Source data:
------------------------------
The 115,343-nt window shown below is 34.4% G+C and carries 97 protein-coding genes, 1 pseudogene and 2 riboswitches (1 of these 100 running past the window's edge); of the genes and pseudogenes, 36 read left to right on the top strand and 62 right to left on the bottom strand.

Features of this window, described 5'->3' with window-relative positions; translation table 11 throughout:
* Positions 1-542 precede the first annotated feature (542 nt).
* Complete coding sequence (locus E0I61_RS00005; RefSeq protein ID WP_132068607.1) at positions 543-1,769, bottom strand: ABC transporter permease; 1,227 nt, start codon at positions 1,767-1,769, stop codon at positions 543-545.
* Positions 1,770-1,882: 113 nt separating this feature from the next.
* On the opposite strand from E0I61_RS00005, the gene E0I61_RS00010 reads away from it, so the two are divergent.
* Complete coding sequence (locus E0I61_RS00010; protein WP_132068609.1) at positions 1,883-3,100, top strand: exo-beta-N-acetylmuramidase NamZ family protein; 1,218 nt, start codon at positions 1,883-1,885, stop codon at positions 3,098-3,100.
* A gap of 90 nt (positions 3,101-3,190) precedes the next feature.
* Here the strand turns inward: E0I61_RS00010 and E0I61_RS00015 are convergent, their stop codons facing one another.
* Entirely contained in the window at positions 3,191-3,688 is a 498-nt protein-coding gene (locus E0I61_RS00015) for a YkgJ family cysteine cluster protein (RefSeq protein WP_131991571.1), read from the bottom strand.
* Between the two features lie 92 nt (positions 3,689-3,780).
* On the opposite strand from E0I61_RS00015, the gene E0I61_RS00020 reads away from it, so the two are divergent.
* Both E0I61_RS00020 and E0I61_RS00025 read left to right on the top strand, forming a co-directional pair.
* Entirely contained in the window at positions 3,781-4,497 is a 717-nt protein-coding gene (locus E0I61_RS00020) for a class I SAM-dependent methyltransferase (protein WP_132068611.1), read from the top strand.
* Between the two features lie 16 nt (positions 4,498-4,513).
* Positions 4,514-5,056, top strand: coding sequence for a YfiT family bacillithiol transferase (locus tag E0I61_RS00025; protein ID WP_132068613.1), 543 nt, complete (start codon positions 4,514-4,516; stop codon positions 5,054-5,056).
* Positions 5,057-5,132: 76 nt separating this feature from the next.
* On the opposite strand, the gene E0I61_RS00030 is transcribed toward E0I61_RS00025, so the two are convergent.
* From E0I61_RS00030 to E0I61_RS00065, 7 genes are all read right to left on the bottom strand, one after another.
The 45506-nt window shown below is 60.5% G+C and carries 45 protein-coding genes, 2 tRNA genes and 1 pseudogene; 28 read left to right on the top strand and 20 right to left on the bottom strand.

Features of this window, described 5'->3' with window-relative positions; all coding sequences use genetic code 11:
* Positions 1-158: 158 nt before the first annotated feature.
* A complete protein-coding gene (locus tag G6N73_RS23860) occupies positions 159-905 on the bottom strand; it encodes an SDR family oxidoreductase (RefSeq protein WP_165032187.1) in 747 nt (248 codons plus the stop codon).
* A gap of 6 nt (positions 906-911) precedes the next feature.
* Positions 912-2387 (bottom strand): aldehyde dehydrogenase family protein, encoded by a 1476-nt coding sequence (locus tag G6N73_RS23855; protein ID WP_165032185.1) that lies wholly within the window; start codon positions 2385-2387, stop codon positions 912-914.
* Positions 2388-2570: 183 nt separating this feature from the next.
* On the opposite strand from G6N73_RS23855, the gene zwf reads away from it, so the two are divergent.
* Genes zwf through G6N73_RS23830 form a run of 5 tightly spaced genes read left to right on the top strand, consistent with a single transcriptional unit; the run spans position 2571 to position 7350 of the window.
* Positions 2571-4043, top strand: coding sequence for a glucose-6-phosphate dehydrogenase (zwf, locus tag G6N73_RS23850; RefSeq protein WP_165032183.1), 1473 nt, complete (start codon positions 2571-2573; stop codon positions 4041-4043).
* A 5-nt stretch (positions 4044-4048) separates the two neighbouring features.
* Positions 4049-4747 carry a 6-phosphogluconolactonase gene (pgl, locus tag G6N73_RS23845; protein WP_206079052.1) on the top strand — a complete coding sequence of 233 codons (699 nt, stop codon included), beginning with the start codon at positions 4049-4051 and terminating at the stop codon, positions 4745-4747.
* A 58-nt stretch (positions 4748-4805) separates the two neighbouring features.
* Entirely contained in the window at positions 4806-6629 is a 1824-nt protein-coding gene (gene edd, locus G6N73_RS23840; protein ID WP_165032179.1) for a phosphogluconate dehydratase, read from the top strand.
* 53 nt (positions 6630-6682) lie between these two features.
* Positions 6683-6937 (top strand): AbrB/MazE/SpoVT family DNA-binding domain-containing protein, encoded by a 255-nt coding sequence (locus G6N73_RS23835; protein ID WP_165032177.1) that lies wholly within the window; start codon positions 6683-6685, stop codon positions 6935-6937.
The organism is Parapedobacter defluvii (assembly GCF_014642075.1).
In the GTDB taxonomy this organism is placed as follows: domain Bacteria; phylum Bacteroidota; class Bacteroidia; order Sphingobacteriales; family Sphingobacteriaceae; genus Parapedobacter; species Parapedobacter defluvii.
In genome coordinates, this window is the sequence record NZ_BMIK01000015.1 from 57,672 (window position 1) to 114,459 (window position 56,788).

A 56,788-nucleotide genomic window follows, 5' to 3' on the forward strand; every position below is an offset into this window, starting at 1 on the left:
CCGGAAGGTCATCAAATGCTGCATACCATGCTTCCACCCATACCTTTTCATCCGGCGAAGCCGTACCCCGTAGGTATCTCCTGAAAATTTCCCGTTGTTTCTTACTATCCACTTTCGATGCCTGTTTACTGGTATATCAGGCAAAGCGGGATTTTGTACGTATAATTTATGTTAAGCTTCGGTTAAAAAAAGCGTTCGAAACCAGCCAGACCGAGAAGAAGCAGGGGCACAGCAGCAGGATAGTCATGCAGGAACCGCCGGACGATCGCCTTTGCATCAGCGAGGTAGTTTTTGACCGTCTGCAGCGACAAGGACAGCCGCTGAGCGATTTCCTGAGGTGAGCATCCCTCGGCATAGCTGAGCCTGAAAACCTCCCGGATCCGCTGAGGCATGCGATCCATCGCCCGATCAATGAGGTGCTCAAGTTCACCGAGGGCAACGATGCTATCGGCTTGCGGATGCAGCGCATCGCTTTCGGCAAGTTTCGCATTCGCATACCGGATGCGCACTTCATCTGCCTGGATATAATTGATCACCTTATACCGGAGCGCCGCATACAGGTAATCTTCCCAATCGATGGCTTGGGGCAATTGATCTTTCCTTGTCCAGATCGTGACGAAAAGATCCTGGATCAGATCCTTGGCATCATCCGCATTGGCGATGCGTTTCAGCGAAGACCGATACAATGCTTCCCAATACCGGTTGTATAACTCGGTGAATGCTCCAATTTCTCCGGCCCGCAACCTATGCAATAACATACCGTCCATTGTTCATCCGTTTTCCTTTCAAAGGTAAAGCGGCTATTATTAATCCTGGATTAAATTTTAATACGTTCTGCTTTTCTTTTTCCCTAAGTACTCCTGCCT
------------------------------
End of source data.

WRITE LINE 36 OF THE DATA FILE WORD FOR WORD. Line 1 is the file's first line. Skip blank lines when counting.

The organism is Parapedobacter defluvii (assembly GCF_014642075.1).